Judge Inclined to Approve Revised TJX Settlement

A U.S. District Court judge reacts favorably, but wants more time to consider TJX's revised settlement offer.

Although he wants some more time to think about it, U.S. District Court Judge William Young indicated that he would likely approve TJXs revised $200 million consumer settlement of the nations worst data breach.

After hearing about a revised proposed settlement that supplements $30 in-store vouchers with $15 checks—along with other changes, such as increasing the voucher cap from $7 million to $10 million—Young said, "Im tentatively [a] go," to indicate that he was inclined to approve the deal but wanted to consider the options just a bit longer.

Much of the Wednesday hearing before the judge in the Boston federal courthouse focused on whether TJX could contact most of the consumer victims by mail, instead of TJXs preferred approach of advertisements and selected mailings.

TJX lawyers submitted an affidavit of a TJX executive and argued that it wouldnt be practical because too many people were hurt and that TJX cant justify spending the money to contact all of them directly. Also, they said that many of the consumers involved had not been truly impacted, for example those customers whose credit cards had already expired at the time of the breach.

"This group would not only be enormous. Its everybody who shopped," said TJX attorney Harvey Wolkoff. "It would be millions and millions and millions of people. But it also would be way over inclusive," he said.


Click here to read more about TJXs revised settlement offer. "It would include many, many, many people, your Honor, who wouldnt be entitled to a voucher because they didnt experience any kind of out-of-pocket loss, they didnt experience any lost time. Many of them didnt experience anything or, at most, what they experienced is possible exposure," Wolkoff said.

Wolkoff argued—pointedly—that being forced to contact all of the consumer victims would likely kill the settlement offer because it would then be cheaper to go to trial.

He compared it to another case—overseen by the same judge—involving consumers who were over-charged for prescriptions.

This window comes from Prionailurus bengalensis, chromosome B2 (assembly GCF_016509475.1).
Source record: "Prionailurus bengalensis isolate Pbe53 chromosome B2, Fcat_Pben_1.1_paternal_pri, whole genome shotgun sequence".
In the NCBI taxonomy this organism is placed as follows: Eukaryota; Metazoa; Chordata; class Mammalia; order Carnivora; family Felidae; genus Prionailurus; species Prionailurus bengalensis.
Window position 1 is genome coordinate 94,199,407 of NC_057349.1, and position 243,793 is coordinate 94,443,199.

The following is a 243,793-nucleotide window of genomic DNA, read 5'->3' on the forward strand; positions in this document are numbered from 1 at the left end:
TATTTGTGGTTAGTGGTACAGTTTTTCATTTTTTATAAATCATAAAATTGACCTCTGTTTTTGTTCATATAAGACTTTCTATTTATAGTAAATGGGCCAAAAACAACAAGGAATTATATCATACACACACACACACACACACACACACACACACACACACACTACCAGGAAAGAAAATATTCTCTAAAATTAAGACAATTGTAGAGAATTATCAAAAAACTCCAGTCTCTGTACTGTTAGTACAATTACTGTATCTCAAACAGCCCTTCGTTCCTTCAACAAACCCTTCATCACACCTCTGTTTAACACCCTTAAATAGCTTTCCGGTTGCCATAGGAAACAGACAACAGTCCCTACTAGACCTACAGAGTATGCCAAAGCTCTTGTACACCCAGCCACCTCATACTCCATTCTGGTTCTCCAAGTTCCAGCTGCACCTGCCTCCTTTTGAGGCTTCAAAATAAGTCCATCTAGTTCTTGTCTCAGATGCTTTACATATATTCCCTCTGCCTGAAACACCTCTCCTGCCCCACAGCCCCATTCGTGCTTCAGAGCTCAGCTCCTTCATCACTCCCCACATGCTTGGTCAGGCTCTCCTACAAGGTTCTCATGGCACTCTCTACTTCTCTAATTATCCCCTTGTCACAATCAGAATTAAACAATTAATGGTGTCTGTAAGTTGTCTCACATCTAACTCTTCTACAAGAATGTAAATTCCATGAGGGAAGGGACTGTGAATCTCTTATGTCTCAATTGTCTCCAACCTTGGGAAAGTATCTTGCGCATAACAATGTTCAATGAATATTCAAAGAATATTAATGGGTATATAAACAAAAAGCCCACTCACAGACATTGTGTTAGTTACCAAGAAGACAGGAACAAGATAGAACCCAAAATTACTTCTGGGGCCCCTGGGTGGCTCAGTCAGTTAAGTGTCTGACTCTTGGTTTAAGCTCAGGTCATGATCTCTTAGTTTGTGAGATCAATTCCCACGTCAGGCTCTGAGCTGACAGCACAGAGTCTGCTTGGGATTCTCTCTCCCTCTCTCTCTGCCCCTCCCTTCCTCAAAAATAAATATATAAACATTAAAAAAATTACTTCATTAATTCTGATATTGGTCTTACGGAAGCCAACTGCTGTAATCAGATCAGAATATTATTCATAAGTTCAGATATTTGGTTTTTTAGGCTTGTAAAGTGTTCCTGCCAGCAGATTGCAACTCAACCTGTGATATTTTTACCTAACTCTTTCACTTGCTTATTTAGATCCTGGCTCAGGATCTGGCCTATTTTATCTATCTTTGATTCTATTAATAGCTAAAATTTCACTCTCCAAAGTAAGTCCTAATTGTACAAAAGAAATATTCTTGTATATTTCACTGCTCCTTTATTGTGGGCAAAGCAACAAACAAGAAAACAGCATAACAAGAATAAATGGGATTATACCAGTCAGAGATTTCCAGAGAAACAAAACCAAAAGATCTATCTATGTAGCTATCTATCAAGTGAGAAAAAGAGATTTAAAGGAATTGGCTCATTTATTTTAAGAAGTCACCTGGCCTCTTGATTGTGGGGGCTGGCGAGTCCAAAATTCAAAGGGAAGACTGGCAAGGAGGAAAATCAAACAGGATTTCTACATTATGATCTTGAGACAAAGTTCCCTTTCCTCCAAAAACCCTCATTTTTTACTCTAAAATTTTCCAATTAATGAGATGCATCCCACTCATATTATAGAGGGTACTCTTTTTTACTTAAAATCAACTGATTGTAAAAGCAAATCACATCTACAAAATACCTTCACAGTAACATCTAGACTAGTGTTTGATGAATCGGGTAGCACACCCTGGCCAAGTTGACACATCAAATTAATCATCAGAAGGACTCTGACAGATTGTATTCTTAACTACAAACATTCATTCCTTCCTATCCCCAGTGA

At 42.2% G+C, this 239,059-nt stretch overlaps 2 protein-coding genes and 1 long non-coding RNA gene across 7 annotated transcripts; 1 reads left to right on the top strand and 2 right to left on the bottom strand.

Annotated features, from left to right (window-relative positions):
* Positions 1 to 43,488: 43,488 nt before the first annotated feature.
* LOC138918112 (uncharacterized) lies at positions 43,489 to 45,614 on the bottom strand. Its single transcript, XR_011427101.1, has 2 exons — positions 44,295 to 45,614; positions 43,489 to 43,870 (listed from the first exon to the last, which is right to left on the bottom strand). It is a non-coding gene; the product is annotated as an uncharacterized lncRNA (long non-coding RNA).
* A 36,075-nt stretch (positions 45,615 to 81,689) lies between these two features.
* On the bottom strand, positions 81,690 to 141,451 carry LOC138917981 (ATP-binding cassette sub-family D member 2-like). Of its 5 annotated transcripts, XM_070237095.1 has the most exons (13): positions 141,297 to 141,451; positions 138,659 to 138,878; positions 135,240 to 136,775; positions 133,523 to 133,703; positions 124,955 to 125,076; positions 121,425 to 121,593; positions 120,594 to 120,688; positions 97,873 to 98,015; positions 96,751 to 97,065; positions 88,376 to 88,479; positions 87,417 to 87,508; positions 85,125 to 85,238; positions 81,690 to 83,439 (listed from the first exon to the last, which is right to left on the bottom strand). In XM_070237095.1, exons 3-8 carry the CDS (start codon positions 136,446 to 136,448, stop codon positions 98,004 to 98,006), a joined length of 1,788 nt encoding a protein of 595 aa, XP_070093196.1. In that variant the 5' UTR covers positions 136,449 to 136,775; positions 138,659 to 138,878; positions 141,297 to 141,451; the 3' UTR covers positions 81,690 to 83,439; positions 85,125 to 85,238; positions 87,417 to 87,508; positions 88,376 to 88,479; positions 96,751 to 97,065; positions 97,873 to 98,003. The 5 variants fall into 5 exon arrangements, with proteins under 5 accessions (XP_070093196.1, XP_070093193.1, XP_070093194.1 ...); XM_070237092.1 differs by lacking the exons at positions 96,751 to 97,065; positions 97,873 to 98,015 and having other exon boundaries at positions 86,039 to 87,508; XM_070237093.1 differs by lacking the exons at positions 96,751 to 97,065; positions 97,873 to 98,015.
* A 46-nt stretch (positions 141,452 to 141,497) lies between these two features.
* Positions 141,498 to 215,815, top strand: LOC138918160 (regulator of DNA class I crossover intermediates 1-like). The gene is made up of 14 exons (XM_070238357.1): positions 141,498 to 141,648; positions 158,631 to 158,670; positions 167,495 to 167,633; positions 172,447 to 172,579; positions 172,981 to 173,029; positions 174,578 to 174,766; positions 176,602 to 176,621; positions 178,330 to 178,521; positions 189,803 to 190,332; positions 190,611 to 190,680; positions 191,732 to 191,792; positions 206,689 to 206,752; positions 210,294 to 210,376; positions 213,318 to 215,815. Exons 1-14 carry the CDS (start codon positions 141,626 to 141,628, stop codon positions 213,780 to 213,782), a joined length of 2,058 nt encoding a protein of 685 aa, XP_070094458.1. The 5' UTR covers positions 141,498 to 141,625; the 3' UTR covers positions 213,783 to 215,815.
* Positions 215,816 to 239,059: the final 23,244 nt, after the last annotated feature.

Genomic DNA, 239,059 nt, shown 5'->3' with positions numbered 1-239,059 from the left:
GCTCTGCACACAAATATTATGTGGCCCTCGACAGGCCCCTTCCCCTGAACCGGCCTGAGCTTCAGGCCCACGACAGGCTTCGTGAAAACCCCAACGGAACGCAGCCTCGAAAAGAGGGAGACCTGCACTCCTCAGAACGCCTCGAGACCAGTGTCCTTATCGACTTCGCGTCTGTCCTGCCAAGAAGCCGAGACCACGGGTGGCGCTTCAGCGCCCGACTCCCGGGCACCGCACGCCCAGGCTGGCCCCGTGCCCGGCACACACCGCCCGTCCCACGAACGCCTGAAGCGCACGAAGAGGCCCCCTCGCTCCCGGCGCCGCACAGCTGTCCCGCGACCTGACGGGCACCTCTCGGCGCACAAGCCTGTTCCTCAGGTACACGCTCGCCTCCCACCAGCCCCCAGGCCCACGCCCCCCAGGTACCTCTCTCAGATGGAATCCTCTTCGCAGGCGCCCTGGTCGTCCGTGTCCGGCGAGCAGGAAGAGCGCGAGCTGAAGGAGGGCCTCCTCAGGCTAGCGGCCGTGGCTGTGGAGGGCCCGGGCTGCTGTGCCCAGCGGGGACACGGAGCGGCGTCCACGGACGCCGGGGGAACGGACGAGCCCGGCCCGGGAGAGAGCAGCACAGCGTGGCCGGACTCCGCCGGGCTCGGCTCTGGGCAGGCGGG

In the prescription case, "you had ten drug store chains that were responsible for some very large percentage of the prescriptions. Here, we have hundreds and hundreds of banks. We have big banks, we have small banks, we have medium size banks," Wolkoff said. "The cost to do that, your Honor, would be horrendous and, frankly, it would, with all due respect, it would likely crater the settlement."

The judge—who thanked Wolkoff for delivering "the candor Im looking for"—seemed to accept the argument.

"You say that if I force this and (even if) it didnt crater the settlement, it nevertheless would be a whole lot of waste of time," the judge said, "because people whose credit card had expired, people who had no legitimate claim under this settlement, would come out of the woodwork unnecessarily and would have to be broomed off and it would not be helpful. I hear that argument. And I need to reflect on that."


Read more here about about the cost of the TJX consumer data breach.

Part of the cost debate brought out arguments over how TJX tries to identify some consumers who do not use loyalty cards. Wolkoff described TJX cashiers who periodically ask for a customers telephone number.

Wolkoff—who then said he "never" gives the cashier his phone number "in part because I have trouble remembering it"—said TJX then sends the number immediately to a company. "They attempt to, and dont nearly always succeed, to make a match between the telephone number that you gave and the name and address," he said.

His point was that TJX has inconsistent contact information on a handful of impacted people, specifically the consumers who were asked to give their telephone number, who gave it and who were then identified. "So were getting into a subset of a subset of a subset (where) we have the names and addresses of those people," Wolkoff said.

In another development at the hearing, TJX Vice Chairman Donald Campbell, a 34-year TJX veteran, issued a sworn statement indicated that consumers havent stopped shopping at the store chain since the breach. Its the most explicit statement from TJX yet that consumers have gone out of their way to not punish TJX for the data breach.

TJXs "sales have increased each quarter since the intrusion was first reported and TJX has continued to meet or exceed its sales expectations in each quarter," Campbell said. "TJXs foot traffic levels continue to be very high and our number of customer transactions continues to increase, indicating that there have been very few who choose no longer to shop at TJX because of the intrusion."

Retail Center Editor Evan Schuman can be reached at Evan.Schuman@ziffdavisenterprise.com.


Check out eWEEK.coms for the latest news, views and analysis on technologys impact on retail.